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My son Jack has always loved to dance. When he was 8 years old, he would entertain the family by making up his own dance routines to popular music. So when he asked, at age 11, if he could take formal dance classes, it seemed like a natural extension. Like many other boys, his first experience in the dance world was a hip hop class. But he never really loved it and I could tell that he was becoming bored with dance, so I suggested that he take a ballet class.

Initially Jack was resistant, but he gave it a shot anyway. That was 8 years ago, and he hasn’t stopped dancing ballet since.

In the ballet world, Jack is in the minority: of the 3.5 million children studying dance in the United States today, only 10% are male. Jack was the only boy in his ballet class for the first four years of his training, until he moved to a school that has classes specifically for boys.

Teenage boy (15-17) stretching at ballet barre, close-up of foot

Most boys who dance ballet face tremendous resistance — from their families, from friends and from society at large. I’m proud to be in a minority, too: according to Doug Risner, a Professor of Dance at Wayne State University, only 32% of male dancers say their fathers support them dancing. Risner’s research shows that mothers play a critical role in their son’s initial exposure to dance and then in supporting his dance training. But most boys who dance do so without the support of their fathers.

I’ve spent the last two years creating a documentary about the struggles that young men face when they choose to dance ballet — when they choose to thumb their nose at what boys “should do.” While directing and producing Danseur, I’ve seen over and over again the clear cut lines we draw as a society around what boys “should” and “shouldn’t” do. I’ve interviewed more than two dozen dancers, and their stories are heartbreakingly similar. Verbal abuse. Physical abuse. Assault. Risner found that nearly 96% of all boys who dance have face verbal and/or physical assaults from their peers because they choose to dance.

What I found the most upsetting were the attacks that came directly from family members: Fathers, stepfathers, uncles, brothers, many of whom feared that ballet would “turn” boys gay. One dancer I interviewed no longer has contact with his birth father, who was so against his son dancing that that the relationship fell apart.

Americans are taught to praise the athlete practically from birth. We surround young men with images of football and baseball stars, we dress them in miniature jerseys and swaddle them in team blankets. That is our culture — that is our normal. Ballet dancers are artists whose training schedules rival those of elite athletes. A dancer who starts taking ballet class at the age of 8 or 9 will clock nearly 10,000 hours of training and rehearsal by his 18th birthday. Boys and men who dance full-time will log even more hours in the gym at physical therapy, keeping their bodies as strong and fit as those of professional athletes.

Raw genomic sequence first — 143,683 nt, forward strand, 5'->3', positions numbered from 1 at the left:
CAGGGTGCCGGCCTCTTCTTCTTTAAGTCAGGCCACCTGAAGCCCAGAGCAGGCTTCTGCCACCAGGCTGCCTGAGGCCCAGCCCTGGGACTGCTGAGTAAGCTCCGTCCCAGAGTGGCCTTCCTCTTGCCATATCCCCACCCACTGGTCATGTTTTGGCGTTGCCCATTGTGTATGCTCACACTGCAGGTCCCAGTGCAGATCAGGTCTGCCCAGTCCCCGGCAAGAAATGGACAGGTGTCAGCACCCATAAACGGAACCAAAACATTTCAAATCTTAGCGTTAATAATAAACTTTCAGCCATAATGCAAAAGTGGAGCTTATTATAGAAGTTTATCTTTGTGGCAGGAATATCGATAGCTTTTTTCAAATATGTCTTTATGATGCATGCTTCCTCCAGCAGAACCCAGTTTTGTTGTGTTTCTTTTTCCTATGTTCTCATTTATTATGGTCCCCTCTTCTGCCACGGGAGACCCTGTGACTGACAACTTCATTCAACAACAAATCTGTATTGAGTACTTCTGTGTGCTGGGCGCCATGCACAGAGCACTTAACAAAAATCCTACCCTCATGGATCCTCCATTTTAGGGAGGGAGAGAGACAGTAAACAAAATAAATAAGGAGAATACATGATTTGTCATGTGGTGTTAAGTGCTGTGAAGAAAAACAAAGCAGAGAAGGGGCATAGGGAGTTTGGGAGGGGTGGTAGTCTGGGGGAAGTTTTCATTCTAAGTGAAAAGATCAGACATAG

That is just the beginning of what so many young dancers sacrifice for their art. Most young dancers are forced into homeschooling, some because of the intense hours they spend in the dance studio each day and some because of the bullying they experience at their traditional school and other. Because for boys, ballet is not normal: the stereotypical dancer is a girl, or an effeminate gay man. And while many believe that as a society, we are making strides to be more understanding and inclusive of those who defy gender norms, the reality for young dancers suggests we aren’t striding fast enough.

This problem goes beyond ballet: we encourage perceived strength over all kinds of artistry and often force boys to play organized sports while diminishing the role of the arts in schools. As a society, we are failing not just ballet danseurs, but boys who want to be violinists or actors or sculptors.

Many of the boys and men I interviewed accepted the bullying and abuse, giving those who torment them the benefit of the doubt. They chalked it up to ignorance or to cultural background. Some almost blamed themselves for the bullying they endured. Peter Weil, who dances with Pennsylvania Ballet, told me, “It’s not normal to be a boy and dance ballet, with all the women and the tights.” Perhaps it was just easier for them to accept the social standard and agree that it’s just not normal for boys to dance ballet.

In order for any of the boys I interviewed to be successful in their pursuit of ballet, they needed a very strong sense of self. It was their defense mechanism: they, unlike the vast majority of boys, simply did not care if they did not fit in. They were going to be who they were, no matter what their peers — or their parents — thought of them.

True happiness, we’re so often told, comes from doing what you love. That’s the advice we get from buttons, T-shirts, memes and the self-help industry. But in my son’s case, that advice should come with a big disclaimer: doing what you love may cause you to be a social outcast, called a “faggot,” physically assaulted by your peers or generally ostracized by family and friends.

The boys who choose ballet really know what they love and want to do for the rest of their lives, and they have to fight to get it. It is inspiring to witness. We should all be so lucky.



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